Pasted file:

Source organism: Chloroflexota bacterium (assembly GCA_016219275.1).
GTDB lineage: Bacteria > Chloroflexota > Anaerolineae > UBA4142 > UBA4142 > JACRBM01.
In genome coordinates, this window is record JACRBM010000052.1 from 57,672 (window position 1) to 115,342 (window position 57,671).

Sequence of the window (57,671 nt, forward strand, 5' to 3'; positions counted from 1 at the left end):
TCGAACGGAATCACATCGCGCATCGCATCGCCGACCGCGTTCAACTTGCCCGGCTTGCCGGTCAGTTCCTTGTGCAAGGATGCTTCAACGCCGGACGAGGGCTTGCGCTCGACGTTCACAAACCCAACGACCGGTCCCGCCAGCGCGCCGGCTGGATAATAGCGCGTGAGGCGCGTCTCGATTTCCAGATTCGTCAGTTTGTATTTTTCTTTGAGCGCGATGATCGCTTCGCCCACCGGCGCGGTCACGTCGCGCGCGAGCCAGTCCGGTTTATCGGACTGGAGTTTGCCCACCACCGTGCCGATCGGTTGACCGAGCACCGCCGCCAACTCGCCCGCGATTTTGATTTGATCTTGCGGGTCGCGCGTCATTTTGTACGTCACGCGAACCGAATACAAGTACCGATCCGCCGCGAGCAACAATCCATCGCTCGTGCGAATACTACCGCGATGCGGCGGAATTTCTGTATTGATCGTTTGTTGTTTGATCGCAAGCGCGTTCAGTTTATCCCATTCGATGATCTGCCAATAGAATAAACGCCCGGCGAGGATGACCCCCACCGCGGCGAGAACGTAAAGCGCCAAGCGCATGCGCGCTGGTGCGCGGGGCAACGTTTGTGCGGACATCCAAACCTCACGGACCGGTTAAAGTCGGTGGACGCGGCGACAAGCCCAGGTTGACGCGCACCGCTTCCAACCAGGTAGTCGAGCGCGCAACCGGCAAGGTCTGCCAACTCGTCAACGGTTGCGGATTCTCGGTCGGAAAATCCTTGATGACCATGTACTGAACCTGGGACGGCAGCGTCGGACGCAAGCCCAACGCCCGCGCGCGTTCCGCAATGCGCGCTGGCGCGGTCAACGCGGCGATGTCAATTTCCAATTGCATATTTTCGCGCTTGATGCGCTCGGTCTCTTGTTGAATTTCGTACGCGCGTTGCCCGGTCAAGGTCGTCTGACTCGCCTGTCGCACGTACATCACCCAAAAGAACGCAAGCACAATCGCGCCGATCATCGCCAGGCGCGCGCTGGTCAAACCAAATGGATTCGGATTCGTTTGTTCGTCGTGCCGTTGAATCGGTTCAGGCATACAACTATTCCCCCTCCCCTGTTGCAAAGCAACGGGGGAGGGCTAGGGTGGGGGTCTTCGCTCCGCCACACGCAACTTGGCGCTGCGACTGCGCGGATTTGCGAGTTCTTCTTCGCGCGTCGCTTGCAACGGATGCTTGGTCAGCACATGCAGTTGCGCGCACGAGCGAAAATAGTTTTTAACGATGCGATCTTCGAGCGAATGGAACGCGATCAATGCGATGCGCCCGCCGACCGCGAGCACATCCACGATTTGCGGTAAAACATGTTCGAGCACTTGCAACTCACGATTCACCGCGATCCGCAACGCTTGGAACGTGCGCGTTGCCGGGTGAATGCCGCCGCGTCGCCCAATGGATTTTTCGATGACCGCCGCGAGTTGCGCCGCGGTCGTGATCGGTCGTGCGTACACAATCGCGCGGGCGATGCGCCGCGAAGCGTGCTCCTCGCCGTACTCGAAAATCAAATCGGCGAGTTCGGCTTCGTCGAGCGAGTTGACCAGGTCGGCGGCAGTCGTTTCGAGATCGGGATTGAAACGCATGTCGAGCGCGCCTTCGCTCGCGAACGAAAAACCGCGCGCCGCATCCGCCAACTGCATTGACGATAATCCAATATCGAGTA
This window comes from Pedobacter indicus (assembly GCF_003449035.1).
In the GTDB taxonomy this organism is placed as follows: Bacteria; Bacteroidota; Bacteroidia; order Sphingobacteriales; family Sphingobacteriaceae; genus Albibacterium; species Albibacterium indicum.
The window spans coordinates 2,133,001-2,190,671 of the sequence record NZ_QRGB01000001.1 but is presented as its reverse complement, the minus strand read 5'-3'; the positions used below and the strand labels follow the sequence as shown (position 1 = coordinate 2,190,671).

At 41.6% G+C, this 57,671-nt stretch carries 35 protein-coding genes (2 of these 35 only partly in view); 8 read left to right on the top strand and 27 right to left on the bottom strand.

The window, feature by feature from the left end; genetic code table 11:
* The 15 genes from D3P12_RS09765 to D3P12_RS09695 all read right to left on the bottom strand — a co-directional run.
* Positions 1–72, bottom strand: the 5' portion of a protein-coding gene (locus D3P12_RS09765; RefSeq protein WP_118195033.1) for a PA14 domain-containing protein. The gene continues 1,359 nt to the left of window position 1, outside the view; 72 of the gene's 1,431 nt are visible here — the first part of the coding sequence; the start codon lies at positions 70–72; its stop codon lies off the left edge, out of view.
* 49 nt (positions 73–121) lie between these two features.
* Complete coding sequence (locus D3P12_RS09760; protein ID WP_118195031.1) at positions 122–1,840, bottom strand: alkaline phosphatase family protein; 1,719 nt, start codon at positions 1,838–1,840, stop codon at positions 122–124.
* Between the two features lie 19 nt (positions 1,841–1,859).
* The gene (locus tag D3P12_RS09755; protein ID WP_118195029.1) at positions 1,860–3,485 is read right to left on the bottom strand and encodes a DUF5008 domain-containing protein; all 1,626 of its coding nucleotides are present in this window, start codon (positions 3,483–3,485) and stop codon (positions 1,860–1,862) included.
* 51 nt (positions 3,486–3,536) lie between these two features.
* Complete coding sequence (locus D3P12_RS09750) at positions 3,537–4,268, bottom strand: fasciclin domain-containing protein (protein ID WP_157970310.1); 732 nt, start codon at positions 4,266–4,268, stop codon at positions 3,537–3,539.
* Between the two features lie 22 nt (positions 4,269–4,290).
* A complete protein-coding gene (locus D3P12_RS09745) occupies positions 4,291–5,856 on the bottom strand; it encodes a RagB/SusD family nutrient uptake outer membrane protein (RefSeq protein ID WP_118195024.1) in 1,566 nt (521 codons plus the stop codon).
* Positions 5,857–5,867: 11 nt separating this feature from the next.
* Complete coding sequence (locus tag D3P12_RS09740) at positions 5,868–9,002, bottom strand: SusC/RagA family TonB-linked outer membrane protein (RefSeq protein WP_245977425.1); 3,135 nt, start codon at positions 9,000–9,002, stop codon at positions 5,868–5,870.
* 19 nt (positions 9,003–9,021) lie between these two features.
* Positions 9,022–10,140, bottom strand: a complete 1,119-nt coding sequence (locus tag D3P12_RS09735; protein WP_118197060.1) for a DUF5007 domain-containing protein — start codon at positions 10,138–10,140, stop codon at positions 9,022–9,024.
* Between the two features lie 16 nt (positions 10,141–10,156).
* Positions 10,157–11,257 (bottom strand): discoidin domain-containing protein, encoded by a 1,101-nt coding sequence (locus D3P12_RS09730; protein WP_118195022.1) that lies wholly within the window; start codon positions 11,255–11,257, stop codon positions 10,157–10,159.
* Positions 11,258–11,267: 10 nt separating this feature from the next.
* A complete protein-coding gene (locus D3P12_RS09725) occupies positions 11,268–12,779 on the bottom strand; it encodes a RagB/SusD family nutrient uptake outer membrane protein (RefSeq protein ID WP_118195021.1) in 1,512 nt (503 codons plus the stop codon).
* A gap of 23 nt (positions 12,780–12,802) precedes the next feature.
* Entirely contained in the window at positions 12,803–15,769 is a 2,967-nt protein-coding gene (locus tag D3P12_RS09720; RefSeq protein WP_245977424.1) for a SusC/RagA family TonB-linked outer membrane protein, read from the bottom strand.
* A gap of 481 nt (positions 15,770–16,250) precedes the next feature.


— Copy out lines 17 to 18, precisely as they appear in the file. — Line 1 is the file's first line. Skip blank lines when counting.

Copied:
* 51 nt (positions 3,486–3,536) lie between these two features.
* Complete coding sequence (locus D3P12_RS09750) at positions 3,537–4,268, bottom strand: fasciclin domain-containing protein (protein ID WP_157970310.1); 732 nt, start codon at positions 4,266–4,268, stop codon at positions 3,537–3,539.